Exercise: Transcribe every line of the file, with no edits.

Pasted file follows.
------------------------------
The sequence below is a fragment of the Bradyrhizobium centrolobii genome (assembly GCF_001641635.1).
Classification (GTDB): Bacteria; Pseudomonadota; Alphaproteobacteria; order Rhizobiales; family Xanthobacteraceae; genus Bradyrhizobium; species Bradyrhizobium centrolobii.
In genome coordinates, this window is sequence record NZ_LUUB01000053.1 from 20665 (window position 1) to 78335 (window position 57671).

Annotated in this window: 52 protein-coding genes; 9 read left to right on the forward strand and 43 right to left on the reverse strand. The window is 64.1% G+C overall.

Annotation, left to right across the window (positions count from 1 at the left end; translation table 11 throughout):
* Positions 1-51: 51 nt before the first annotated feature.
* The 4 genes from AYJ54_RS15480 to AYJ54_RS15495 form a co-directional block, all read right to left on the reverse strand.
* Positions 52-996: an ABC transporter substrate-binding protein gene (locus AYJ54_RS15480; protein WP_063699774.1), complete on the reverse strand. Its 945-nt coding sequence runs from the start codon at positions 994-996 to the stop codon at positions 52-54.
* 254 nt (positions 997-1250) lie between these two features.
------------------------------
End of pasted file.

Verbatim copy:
The sequence below is a fragment of the Bradyrhizobium centrolobii genome (assembly GCF_001641635.1).
Classification (GTDB): Bacteria; Pseudomonadota; Alphaproteobacteria; order Rhizobiales; family Xanthobacteraceae; genus Bradyrhizobium; species Bradyrhizobium centrolobii.
In genome coordinates, this window is sequence record NZ_LUUB01000053.1 from 20665 (window position 1) to 78335 (window position 57671).

Annotated in this window: 52 protein-coding genes; 9 read left to right on the forward strand and 43 right to left on the reverse strand. The window is 64.1% G+C overall.

Annotation, left to right across the window (positions count from 1 at the left end; translation table 11 throughout):
* Positions 1-51: 51 nt before the first annotated feature.
* The 4 genes from AYJ54_RS15480 to AYJ54_RS15495 form a co-directional block, all read right to left on the reverse strand.
* Positions 52-996: an ABC transporter substrate-binding protein gene (locus AYJ54_RS15480; protein WP_063699774.1), complete on the reverse strand. Its 945-nt coding sequence runs from the start codon at positions 994-996 to the stop codon at positions 52-54.
* 254 nt (positions 997-1250) lie between these two features.